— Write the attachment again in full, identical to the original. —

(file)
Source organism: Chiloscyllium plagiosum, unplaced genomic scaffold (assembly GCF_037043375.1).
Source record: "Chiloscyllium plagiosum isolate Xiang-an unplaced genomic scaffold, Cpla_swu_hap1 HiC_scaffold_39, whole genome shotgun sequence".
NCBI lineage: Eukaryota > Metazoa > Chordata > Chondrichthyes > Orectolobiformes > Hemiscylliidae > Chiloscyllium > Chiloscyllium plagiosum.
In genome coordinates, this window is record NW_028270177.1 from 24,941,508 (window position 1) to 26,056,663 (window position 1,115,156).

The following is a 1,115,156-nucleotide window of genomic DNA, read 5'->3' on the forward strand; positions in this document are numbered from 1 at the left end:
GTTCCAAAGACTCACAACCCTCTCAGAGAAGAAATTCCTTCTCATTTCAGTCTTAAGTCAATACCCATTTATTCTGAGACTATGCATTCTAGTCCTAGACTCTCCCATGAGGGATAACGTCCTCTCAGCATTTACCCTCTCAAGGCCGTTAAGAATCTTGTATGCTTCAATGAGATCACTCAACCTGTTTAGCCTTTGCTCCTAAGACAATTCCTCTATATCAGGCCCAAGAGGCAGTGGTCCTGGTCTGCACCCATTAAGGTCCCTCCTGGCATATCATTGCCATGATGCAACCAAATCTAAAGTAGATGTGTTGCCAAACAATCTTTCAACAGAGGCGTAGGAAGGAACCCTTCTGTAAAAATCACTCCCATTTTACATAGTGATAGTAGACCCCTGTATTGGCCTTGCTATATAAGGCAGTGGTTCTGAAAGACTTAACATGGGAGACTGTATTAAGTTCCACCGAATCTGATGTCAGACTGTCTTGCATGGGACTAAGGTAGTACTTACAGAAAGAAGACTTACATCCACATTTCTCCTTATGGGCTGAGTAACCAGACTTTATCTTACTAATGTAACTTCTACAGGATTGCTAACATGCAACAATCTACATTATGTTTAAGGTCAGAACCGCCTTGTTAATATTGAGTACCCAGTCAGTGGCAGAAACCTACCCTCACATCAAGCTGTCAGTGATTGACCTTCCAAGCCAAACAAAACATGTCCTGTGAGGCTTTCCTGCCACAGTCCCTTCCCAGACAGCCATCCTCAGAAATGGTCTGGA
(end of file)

Source organism: Chiloscyllium plagiosum, unplaced genomic scaffold (assembly GCF_037043375.1).
Source record: "Chiloscyllium plagiosum isolate Xiang-an unplaced genomic scaffold, Cpla_swu_hap1 HiC_scaffold_39, whole genome shotgun sequence".
NCBI lineage: Eukaryota > Metazoa > Chordata > Chondrichthyes > Orectolobiformes > Hemiscylliidae > Chiloscyllium > Chiloscyllium plagiosum.
In genome coordinates, this window is record NW_028270177.1 from 24,941,508 (window position 1) to 26,056,663 (window position 1,115,156).

The following is a 1,115,156-nucleotide window of genomic DNA, read 5'->3' on the forward strand; positions in this document are numbered from 1 at the left end:
GTTCCAAAGACTCACAACCCTCTCAGAGAAGAAATTCCTTCTCATTTCAGTCTTAAGTCAATACCCATTTATTCTGAGACTATGCATTCTAGTCCTAGACTCTCCCATGAGGGATAACGTCCTCTCAGCATTTACCCTCTCAAGGCCGTTAAGAATCTTGTATGCTTCAATGAGATCACTCAACCTGTTTAGCCTTTGCTCCTAAGACAATTCCTCTATATCAGGCCCAAGAGGCAGTGGTCCTGGTCTGCACCCATTAAGGTCCCTCCTGGCATATCATTGCCATGATGCAACCAAATCTAAAGTAGATGTGTTGCCAAACAATCTTTCAACAGAGGCGTAGGAAGGAACCCTTCTGTAAAAATCACTCCCATTTTACATAGTGATAGTAGACCCCTGTATTGGCCTTGCTATATAAGGCAGTGGTTCTGAAAGACTTAACATGGGAGACTGTATTAAGTTCCACCGAATCTGATGTCAGACTGTCTTGCATGGGACTAAGGTAGTACTTACAGAAAGAAGACTTACATCCACATTTCTCCTTATGGGCTGAGTAACCAGACTTTATCTTACTAATGTAACTTCTACAGGATTGCTAACATGCAACAATCTACATTATGTTTAAGGTCAGAACCGCCTTGTTAATATTGAGTACCCAGTCAGTGGCAGAAACCTACCCTCACATCAAGCTGTCAGTGATTGACCTTCCAAGCCAAACAAAACATGTCCTGTGAGGCTTTCCTGCCACAGTCCCTTCCCAGACAGCCATCCTCAGAAATGGTCTGGA